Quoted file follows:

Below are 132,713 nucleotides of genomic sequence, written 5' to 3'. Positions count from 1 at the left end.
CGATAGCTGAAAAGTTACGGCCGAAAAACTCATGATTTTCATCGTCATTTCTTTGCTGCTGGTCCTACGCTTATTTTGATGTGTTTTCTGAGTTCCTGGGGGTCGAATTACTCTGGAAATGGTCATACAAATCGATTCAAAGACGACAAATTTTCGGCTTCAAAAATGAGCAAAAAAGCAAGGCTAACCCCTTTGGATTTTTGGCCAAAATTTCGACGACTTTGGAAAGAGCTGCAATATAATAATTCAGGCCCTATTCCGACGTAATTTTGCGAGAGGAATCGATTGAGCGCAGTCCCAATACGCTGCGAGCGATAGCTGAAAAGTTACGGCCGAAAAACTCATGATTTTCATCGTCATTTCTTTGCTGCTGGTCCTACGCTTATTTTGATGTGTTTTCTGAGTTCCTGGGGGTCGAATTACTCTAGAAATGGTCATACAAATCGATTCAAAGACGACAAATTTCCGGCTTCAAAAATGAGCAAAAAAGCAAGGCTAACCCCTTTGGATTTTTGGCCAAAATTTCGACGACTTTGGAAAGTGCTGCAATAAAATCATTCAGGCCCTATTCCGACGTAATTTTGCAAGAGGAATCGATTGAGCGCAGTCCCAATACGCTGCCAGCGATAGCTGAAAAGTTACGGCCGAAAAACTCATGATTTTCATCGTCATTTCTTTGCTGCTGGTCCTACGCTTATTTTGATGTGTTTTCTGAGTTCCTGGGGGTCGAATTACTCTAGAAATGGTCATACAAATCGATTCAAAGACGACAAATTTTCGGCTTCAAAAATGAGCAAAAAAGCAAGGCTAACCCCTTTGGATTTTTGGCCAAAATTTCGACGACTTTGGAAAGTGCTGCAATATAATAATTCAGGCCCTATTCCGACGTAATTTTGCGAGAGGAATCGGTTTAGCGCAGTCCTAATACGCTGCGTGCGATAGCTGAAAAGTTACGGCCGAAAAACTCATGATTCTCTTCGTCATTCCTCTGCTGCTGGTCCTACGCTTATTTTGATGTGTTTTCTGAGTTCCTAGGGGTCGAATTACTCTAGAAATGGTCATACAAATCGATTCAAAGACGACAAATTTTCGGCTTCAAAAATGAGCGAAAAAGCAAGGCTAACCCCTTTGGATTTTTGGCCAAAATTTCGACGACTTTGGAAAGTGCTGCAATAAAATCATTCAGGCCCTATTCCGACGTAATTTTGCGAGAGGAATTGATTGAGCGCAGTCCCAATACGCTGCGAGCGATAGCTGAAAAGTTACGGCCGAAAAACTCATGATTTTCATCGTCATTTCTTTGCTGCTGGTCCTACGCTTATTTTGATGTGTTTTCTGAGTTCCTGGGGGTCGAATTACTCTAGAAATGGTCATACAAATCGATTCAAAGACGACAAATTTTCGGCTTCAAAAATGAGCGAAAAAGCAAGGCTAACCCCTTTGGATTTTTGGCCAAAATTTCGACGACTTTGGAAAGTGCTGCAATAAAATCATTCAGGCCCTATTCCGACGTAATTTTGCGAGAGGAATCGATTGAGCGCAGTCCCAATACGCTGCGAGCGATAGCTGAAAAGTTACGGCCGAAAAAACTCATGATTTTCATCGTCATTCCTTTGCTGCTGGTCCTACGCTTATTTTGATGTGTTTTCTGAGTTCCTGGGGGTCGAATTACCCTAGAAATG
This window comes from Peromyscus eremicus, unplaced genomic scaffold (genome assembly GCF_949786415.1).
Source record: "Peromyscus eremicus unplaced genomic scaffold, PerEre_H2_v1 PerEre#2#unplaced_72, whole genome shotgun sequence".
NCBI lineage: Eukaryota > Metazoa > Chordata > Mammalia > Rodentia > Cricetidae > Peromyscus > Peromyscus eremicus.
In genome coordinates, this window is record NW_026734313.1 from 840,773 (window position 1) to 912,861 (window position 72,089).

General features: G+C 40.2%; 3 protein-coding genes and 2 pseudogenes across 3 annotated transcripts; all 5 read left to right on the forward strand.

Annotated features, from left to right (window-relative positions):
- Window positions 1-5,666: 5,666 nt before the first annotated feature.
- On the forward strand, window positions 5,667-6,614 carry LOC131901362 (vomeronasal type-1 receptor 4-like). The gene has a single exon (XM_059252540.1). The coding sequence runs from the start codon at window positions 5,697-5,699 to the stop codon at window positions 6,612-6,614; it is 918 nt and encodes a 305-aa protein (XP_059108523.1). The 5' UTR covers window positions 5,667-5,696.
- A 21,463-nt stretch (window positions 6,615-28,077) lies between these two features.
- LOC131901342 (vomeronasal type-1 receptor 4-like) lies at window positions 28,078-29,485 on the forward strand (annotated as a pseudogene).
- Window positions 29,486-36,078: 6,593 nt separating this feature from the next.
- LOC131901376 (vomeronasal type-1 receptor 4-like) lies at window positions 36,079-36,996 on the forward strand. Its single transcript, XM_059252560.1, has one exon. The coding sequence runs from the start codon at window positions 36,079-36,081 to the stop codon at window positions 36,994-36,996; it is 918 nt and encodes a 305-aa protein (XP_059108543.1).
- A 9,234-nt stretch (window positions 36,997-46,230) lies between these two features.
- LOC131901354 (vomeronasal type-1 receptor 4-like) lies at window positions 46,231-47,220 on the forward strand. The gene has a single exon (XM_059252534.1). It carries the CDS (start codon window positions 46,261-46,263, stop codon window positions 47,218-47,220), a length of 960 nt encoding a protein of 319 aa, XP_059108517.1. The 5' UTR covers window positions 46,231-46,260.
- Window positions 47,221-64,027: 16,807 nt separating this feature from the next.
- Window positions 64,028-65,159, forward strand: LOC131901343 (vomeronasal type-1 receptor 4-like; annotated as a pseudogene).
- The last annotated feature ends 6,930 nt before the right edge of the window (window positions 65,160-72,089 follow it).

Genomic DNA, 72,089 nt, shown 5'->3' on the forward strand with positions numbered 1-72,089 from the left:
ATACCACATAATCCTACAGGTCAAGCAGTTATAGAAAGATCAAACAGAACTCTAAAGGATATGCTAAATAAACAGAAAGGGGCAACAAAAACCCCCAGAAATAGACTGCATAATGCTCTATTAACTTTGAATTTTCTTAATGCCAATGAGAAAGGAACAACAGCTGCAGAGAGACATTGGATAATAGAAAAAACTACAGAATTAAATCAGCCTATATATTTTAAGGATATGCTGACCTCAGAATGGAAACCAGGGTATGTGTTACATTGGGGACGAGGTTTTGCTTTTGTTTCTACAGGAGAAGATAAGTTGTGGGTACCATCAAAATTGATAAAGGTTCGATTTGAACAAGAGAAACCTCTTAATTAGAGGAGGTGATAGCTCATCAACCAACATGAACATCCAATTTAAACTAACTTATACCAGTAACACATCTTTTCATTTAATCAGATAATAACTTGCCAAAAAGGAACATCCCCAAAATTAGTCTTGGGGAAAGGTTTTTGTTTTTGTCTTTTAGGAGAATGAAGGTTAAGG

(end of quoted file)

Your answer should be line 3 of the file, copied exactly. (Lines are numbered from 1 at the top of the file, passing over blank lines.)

This window comes from Peromyscus eremicus, unplaced genomic scaffold (genome assembly GCF_949786415.1).